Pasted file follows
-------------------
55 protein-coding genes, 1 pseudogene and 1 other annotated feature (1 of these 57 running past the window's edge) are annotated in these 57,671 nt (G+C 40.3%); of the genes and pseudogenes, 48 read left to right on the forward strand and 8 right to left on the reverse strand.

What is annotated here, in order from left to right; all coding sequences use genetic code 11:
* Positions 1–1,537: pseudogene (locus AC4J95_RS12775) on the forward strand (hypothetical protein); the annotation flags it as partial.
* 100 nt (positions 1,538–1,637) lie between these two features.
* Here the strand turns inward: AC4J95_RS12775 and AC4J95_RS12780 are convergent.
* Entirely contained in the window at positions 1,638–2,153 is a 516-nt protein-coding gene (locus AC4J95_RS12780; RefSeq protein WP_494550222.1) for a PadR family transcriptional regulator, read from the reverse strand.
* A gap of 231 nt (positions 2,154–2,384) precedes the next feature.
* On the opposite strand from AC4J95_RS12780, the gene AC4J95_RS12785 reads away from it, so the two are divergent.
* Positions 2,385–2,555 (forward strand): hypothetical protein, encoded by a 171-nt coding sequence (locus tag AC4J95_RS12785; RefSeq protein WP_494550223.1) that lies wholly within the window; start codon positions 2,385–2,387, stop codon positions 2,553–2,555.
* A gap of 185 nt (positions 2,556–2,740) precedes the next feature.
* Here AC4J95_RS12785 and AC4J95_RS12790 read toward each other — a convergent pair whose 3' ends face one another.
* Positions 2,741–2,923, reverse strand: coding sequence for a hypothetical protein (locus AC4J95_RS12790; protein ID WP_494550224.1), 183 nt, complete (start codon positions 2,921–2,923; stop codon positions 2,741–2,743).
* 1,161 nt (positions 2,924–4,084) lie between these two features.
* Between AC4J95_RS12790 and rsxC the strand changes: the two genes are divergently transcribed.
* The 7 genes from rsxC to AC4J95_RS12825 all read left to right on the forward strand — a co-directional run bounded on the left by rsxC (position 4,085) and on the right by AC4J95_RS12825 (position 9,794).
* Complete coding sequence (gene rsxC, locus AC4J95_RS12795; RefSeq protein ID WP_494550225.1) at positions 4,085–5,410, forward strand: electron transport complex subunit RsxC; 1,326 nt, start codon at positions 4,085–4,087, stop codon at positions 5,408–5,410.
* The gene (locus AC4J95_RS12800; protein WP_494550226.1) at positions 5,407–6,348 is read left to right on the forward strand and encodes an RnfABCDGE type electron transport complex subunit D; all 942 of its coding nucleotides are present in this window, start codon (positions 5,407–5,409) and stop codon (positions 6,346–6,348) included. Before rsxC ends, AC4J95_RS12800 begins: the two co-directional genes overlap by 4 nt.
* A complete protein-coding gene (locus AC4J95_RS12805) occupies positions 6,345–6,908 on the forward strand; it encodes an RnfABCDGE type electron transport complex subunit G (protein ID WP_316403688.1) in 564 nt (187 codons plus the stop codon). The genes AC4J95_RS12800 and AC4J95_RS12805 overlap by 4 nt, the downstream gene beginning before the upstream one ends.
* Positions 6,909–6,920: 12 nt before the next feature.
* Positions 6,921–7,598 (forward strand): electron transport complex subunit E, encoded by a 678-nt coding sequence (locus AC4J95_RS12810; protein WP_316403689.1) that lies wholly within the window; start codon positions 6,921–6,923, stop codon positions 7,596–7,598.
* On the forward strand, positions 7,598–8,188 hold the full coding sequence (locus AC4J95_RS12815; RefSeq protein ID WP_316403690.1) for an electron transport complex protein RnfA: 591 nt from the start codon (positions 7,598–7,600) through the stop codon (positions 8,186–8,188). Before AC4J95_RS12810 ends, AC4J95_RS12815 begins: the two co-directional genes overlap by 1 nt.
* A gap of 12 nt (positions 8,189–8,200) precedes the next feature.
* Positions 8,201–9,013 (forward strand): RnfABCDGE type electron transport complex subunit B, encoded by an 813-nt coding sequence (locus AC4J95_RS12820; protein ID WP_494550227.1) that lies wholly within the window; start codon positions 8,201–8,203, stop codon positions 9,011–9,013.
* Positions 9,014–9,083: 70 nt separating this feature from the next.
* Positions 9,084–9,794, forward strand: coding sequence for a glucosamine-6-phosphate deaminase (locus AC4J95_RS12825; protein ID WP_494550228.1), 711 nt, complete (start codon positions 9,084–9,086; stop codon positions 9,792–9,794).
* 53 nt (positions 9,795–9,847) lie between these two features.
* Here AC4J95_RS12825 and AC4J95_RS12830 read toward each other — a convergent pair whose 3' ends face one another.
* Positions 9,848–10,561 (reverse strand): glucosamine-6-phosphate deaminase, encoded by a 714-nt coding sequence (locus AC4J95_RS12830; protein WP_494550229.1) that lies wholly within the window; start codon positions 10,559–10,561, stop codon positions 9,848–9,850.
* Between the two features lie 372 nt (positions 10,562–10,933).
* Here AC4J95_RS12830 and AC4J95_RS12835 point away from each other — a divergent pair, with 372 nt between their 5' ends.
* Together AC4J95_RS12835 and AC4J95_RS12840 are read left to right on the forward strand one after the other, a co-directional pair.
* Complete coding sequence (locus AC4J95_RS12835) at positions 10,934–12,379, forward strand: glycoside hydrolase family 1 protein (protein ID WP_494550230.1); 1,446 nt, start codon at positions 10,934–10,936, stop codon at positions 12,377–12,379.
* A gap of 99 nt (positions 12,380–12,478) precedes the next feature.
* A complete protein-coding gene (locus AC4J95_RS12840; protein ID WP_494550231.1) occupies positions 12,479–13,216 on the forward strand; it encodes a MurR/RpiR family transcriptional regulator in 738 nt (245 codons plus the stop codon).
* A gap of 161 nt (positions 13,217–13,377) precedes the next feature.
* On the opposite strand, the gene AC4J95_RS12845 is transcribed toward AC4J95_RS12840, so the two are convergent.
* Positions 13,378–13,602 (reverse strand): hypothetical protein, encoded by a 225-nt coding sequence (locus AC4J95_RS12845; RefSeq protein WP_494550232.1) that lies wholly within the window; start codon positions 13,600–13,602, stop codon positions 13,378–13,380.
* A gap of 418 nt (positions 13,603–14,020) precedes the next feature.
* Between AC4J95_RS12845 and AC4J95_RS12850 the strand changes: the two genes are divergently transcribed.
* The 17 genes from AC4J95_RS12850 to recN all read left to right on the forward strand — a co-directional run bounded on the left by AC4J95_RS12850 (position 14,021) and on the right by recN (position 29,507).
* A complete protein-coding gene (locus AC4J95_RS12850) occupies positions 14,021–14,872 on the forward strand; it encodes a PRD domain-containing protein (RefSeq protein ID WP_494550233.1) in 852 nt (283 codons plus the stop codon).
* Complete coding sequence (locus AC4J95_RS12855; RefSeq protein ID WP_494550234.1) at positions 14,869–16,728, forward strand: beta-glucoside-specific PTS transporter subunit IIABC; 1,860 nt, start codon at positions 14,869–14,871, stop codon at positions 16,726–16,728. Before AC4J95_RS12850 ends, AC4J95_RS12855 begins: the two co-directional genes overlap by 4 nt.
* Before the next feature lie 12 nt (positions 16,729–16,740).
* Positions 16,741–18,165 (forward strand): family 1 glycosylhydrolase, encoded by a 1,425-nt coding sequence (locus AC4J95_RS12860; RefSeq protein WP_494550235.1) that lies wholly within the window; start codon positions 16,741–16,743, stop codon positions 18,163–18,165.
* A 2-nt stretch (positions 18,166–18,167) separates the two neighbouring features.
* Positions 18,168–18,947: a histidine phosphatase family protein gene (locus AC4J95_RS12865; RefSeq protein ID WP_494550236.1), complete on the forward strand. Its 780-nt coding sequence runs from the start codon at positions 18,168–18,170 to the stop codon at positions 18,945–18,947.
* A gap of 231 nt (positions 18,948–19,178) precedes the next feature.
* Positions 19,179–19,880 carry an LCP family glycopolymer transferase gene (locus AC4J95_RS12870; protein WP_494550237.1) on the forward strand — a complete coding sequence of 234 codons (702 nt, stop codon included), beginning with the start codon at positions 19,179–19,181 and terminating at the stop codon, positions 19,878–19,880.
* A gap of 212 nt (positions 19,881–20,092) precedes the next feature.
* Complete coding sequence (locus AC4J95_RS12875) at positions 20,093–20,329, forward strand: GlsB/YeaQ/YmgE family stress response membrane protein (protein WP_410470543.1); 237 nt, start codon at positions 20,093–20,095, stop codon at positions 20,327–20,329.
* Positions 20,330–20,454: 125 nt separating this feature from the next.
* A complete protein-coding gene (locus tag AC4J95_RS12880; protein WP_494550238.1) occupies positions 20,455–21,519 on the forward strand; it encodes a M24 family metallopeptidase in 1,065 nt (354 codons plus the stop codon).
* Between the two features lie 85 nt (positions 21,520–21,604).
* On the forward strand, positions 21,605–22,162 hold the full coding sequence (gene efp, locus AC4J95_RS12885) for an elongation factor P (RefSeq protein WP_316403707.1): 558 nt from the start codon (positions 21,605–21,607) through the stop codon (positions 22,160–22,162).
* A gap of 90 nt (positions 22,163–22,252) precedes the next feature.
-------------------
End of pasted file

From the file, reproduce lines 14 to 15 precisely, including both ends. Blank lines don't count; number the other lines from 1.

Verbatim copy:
* Between AC4J95_RS12790 and rsxC the strand changes: the two genes are divergently transcribed.
* The 7 genes from rsxC to AC4J95_RS12825 all read left to right on the forward strand — a co-directional run bounded on the left by rsxC (position 4,085) and on the right by AC4J95_RS12825 (position 9,794).